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April 20, 2018

Folks, the flat-earth rocket man finally launched into (near) space

Mad Mike Hughes hurt his back, but soared a third of a mile into the sky in the name of awareness

Odd News Flat Earth
Mad Mike Hughes Mad Mike Hughes/via Facebook

A long-awaited rocket launch in the name of Flat Earth awareness finally happened in late March 2018. The rocket, and pilot Mad Mike Hughes, survived relatively unscathed. He said he's planning a launch from Antarctica next.

It’s been a while since we checked in on the flat-earth movement, most notably, Mad Mike Hughes’ mission to ride a rocket into the air in the name of awareness.

Earlier this year, the limousine-driving daredevil and gubernatorial candidate told PhillyVoice that his February 3 liftoff “should get more viewers than the Super Bowl,” which the Philadelphia Eagles ended up winning, in case you missed it.

Much like his initial plan in November 2017 to get “strapped into the rocket with 6,000 pounds of thrust, going up three-eighths of a mile,” that Super Bowl Weekend launch was delayed as well. (Bureaucratic red tape and an unspecified malfunction arose in each respective case.)

Well, guess what folks: Mad Mike, 61, finally launched that flat-earth rocket into (near) space in late March (though it would have just missed reaching the top of tippy-top of the Freedom Tower in New York City). Most importantly, he survived the mission in Amboy, California.

It was quite the unique event, what with one video from the scene featuring a pair of commentators drinking Bud Light and (straight from a bottle of) Evan Williams Bourbon.

Good times.

After returning to Earth from his third-of-a-mile voyage into the skies via parachute, Hughes told reporters at the scene that he was both “relieved” and “tired of people saying I chickened out and didn’t build a rocket.”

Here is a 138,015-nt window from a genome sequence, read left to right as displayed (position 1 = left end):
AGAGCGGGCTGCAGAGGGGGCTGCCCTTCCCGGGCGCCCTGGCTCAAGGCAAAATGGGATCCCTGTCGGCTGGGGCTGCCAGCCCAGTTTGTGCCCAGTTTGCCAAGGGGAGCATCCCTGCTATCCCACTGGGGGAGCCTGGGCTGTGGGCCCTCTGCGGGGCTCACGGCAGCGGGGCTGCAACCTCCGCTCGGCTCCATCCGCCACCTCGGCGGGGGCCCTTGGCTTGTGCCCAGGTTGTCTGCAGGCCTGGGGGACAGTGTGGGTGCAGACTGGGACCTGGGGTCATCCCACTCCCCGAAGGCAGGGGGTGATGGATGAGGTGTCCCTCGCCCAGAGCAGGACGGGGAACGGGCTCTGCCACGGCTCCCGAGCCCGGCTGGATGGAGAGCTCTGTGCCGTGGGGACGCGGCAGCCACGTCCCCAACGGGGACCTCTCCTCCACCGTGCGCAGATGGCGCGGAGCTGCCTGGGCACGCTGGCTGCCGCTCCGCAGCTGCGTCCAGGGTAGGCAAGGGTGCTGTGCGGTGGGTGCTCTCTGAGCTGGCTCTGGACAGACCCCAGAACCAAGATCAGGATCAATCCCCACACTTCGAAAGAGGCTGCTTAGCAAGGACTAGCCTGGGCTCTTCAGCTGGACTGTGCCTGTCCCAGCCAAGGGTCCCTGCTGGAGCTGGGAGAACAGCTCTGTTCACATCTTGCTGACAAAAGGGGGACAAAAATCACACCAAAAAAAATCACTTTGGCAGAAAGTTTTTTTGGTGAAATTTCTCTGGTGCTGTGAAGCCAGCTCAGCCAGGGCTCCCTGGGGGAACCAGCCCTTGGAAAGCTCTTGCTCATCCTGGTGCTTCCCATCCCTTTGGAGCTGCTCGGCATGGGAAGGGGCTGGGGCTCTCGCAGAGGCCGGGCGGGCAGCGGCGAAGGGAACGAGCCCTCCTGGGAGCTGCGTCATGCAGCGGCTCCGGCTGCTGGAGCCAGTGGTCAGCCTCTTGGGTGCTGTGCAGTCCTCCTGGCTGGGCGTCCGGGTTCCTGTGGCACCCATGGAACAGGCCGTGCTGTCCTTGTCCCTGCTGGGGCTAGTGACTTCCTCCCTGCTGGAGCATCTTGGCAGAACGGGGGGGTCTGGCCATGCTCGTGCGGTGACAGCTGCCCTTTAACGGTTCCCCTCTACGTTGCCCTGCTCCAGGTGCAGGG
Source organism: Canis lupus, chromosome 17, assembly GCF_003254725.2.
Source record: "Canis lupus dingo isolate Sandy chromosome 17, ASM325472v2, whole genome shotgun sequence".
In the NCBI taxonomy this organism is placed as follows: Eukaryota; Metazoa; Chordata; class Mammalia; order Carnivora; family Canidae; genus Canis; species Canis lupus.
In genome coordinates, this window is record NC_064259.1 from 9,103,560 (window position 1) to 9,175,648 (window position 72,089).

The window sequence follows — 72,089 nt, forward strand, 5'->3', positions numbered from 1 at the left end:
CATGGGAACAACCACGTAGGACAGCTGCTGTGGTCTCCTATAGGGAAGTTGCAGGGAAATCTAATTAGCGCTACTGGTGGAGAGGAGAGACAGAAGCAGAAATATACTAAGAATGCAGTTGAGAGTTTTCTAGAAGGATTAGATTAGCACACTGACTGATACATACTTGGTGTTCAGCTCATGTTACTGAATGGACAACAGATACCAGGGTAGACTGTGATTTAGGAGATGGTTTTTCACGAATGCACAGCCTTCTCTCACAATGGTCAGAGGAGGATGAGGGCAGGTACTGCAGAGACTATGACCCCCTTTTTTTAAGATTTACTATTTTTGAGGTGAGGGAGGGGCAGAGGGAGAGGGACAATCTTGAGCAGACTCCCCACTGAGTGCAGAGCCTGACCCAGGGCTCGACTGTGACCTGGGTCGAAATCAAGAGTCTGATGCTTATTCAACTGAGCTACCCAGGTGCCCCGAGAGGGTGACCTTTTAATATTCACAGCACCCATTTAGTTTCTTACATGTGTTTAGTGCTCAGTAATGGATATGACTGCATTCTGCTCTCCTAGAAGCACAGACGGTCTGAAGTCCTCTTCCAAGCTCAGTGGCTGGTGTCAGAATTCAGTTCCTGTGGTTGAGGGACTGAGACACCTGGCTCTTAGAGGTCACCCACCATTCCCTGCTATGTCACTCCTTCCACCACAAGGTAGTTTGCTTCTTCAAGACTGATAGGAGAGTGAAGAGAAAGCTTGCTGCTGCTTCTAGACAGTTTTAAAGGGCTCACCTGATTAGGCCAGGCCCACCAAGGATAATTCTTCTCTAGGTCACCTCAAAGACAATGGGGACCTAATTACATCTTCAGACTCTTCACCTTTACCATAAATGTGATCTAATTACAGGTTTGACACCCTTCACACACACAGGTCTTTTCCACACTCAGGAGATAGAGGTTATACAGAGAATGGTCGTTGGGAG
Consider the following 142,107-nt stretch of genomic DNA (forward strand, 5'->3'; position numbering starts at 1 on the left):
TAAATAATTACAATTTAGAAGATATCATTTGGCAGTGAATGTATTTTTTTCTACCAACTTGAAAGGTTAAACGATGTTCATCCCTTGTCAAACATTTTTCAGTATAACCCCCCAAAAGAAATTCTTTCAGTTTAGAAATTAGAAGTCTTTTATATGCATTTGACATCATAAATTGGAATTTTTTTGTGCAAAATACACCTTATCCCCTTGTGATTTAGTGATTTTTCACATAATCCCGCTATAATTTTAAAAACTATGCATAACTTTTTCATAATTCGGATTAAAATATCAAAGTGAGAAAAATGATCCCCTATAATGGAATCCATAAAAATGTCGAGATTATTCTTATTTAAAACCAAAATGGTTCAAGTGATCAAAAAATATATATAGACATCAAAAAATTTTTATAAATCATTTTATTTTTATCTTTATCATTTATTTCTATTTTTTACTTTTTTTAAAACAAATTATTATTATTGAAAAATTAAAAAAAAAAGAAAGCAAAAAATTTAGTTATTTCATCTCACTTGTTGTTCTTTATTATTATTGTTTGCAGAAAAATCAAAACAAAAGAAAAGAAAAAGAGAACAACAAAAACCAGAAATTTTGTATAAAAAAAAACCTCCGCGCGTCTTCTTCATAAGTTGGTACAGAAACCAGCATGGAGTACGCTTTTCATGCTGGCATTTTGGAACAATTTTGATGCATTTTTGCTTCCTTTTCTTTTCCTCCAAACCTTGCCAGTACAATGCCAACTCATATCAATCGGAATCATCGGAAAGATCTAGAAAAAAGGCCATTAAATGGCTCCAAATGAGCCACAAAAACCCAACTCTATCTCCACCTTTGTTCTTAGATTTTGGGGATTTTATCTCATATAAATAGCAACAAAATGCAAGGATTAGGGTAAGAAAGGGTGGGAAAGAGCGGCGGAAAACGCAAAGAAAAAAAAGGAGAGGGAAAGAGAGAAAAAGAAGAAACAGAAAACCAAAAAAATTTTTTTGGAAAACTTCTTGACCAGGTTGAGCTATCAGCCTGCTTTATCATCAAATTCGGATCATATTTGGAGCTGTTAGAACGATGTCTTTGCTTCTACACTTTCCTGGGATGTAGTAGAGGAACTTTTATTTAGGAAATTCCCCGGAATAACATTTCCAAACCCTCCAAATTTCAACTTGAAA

Courtesy /Mad Mike Hughes

'Mad' Mike Hughes and his 'Research Flat Earth' rocket.

His back also hurt a little bit, said Hughes, who was checked out by medics at the scene. He later realized that he’d busted his L2 vertebrae.

In any event, many videos of this momentous occasion – inspired by a flat-earth awareness push that started with a billboard in Philadelphia – made its way from the launch area to YouTube.

A couple of them are embedded below. The last one is a bit profane, so earphones are necessary in some situations. (The cuss words prompted Mad Mike to say he cut ties with NoizeTV, for what it’s worth).

Through subsequent Facebook updates, Hughes has announced that the damaged rocket has made it back to his home, that he’s about to start a GoFundMe for a follow-up “space launch” and that he’s selling mementos like rocket panels, sections of the parachute and the T-shirt that he wore during the launch.

Not everybody in this realm of the world was excited about the news, though.

"They accomplished their goal to make flat-earthers looks crazy. It was a masonic s*** show and NASA was involved," said YouTuber Flat Earth Reset, who has written off much of the Infinite Plane Society as con men. "The deal was that there was supposed to be a camera in the cockpit facing Mike, but all we get is heavily edited video.

"After lots of lies and over six months and over a dozen cancellations, most flat-earthers did not care about it as they lost interest long ago. The majority of flat earthers never supported Mike and IPS."

At primary issue: Flat Earth Reset's claim that NASA was involved in the launch, as he considers the agency to be "the root of all evil." He shared a video that he made after the launch as well.

Attempts to reach Mad Mike for response were unsuccessful on Friday, but should he get in touch, this story will be updated.

In unrelated news, recent polling data showed that nearly one-third of millennials question whether the world is actually round. So, the future has that going for it.